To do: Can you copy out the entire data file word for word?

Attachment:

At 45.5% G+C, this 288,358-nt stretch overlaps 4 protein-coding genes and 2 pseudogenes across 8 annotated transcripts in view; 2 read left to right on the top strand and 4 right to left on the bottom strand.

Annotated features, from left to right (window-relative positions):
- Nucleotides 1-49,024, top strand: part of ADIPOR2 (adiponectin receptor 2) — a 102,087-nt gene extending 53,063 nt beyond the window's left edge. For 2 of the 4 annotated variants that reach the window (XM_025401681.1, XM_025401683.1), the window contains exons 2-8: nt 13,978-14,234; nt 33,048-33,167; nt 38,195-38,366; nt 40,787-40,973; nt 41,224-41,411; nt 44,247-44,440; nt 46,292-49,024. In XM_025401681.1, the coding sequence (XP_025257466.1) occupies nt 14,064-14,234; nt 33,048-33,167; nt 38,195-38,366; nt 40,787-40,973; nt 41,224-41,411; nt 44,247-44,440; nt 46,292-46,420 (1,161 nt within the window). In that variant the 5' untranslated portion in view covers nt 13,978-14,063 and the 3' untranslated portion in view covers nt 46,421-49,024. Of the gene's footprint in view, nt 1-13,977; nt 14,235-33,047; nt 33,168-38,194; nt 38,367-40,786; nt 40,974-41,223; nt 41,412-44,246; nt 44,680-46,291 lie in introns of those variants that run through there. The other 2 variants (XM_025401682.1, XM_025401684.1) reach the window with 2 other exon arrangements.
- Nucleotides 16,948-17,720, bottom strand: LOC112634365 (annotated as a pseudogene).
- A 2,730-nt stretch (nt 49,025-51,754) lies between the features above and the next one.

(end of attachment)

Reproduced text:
At 45.5% G+C, this 288,358-nt stretch overlaps 4 protein-coding genes and 2 pseudogenes across 8 annotated transcripts in view; 2 read left to right on the top strand and 4 right to left on the bottom strand.

Annotated features, from left to right (window-relative positions):
- Nucleotides 1-49,024, top strand: part of ADIPOR2 (adiponectin receptor 2) — a 102,087-nt gene extending 53,063 nt beyond the window's left edge. For 2 of the 4 annotated variants that reach the window (XM_025401681.1, XM_025401683.1), the window contains exons 2-8: nt 13,978-14,234; nt 33,048-33,167; nt 38,195-38,366; nt 40,787-40,973; nt 41,224-41,411; nt 44,247-44,440; nt 46,292-49,024. In XM_025401681.1, the coding sequence (XP_025257466.1) occupies nt 14,064-14,234; nt 33,048-33,167; nt 38,195-38,366; nt 40,787-40,973; nt 41,224-41,411; nt 44,247-44,440; nt 46,292-46,420 (1,161 nt within the window). In that variant the 5' untranslated portion in view covers nt 13,978-14,063 and the 3' untranslated portion in view covers nt 46,421-49,024. Of the gene's footprint in view, nt 1-13,977; nt 14,235-33,047; nt 33,168-38,194; nt 38,367-40,786; nt 40,974-41,223; nt 41,412-44,246; nt 44,680-46,291 lie in introns of those variants that run through there. The other 2 variants (XM_025401682.1, XM_025401684.1) reach the window with 2 other exon arrangements.
- Nucleotides 16,948-17,720, bottom strand: LOC112634365 (annotated as a pseudogene).
- A 2,730-nt stretch (nt 49,025-51,754) lies between the features above and the next one.